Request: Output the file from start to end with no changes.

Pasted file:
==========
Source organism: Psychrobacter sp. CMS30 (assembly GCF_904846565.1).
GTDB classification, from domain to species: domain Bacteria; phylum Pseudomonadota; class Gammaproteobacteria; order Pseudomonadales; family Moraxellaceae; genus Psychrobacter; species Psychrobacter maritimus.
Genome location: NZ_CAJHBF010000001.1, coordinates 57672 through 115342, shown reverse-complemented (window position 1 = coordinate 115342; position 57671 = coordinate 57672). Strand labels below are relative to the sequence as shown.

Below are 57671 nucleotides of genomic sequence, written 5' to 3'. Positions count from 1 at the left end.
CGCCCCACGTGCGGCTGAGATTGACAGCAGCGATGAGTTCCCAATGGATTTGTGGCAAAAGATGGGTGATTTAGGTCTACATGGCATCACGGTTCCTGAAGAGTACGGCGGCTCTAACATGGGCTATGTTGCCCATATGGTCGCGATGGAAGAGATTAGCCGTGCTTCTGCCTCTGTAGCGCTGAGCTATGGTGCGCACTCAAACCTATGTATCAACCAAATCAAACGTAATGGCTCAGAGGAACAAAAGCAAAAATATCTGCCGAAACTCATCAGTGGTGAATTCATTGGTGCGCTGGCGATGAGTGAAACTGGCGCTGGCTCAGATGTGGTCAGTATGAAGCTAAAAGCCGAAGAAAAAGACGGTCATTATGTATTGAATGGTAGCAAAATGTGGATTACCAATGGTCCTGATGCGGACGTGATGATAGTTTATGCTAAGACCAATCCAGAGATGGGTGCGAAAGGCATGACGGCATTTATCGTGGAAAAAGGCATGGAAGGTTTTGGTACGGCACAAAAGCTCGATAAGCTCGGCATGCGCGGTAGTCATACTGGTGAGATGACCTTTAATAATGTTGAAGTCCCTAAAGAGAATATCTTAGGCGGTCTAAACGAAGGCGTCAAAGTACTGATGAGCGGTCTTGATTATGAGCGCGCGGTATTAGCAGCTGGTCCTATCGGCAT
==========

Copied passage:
Source organism: Psychrobacter sp. CMS30 (assembly GCF_904846565.1).
GTDB classification, from domain to species: domain Bacteria; phylum Pseudomonadota; class Gammaproteobacteria; order Pseudomonadales; family Moraxellaceae; genus Psychrobacter; species Psychrobacter maritimus.
Genome location: NZ_CAJHBF010000001.1, coordinates 57672 through 115342, shown reverse-complemented (window position 1 = coordinate 115342; position 57671 = coordinate 57672). Strand labels below are relative to the sequence as shown.

Below are 57671 nucleotides of genomic sequence, written 5' to 3'. Positions count from 1 at the left end.
CGCCCCACGTGCGGCTGAGATTGACAGCAGCGATGAGTTCCCAATGGATTTGTGGCAAAAGATGGGTGATTTAGGTCTACATGGCATCACGGTTCCTGAAGAGTACGGCGGCTCTAACATGGGCTATGTTGCCCATATGGTCGCGATGGAAGAGATTAGCCGTGCTTCTGCCTCTGTAGCGCTGAGCTATGGTGCGCACTCAAACCTATGTATCAACCAAATCAAACGTAATGGCTCAGAGGAACAAAAGCAAAAATATCTGCCGAAACTCATCAGTGGTGAATTCATTGGTGCGCTGGCGATGAGTGAAACTGGCGCTGGCTCAGATGTGGTCAGTATGAAGCTAAAAGCCGAAGAAAAAGACGGTCATTATGTATTGAATGGTAGCAAAATGTGGATTACCAATGGTCCTGATGCGGACGTGATGATAGTTTATGCTAAGACCAATCCAGAGATGGGTGCGAAAGGCATGACGGCATTTATCGTGGAAAAAGGCATGGAAGGTTTTGGTACGGCACAAAAGCTCGATAAGCTCGGCATGCGCGGTAGTCATACTGGTGAGATGACCTTTAATAATGTTGAAGTCCCTAAAGAGAATATCTTAGGCGGTCTAAACGAAGGCGTCAAAGTACTGATGAGCGGTCTTGATTATGAGCGCGCGGTATTAGCAGCTGGTCCTATCGGCAT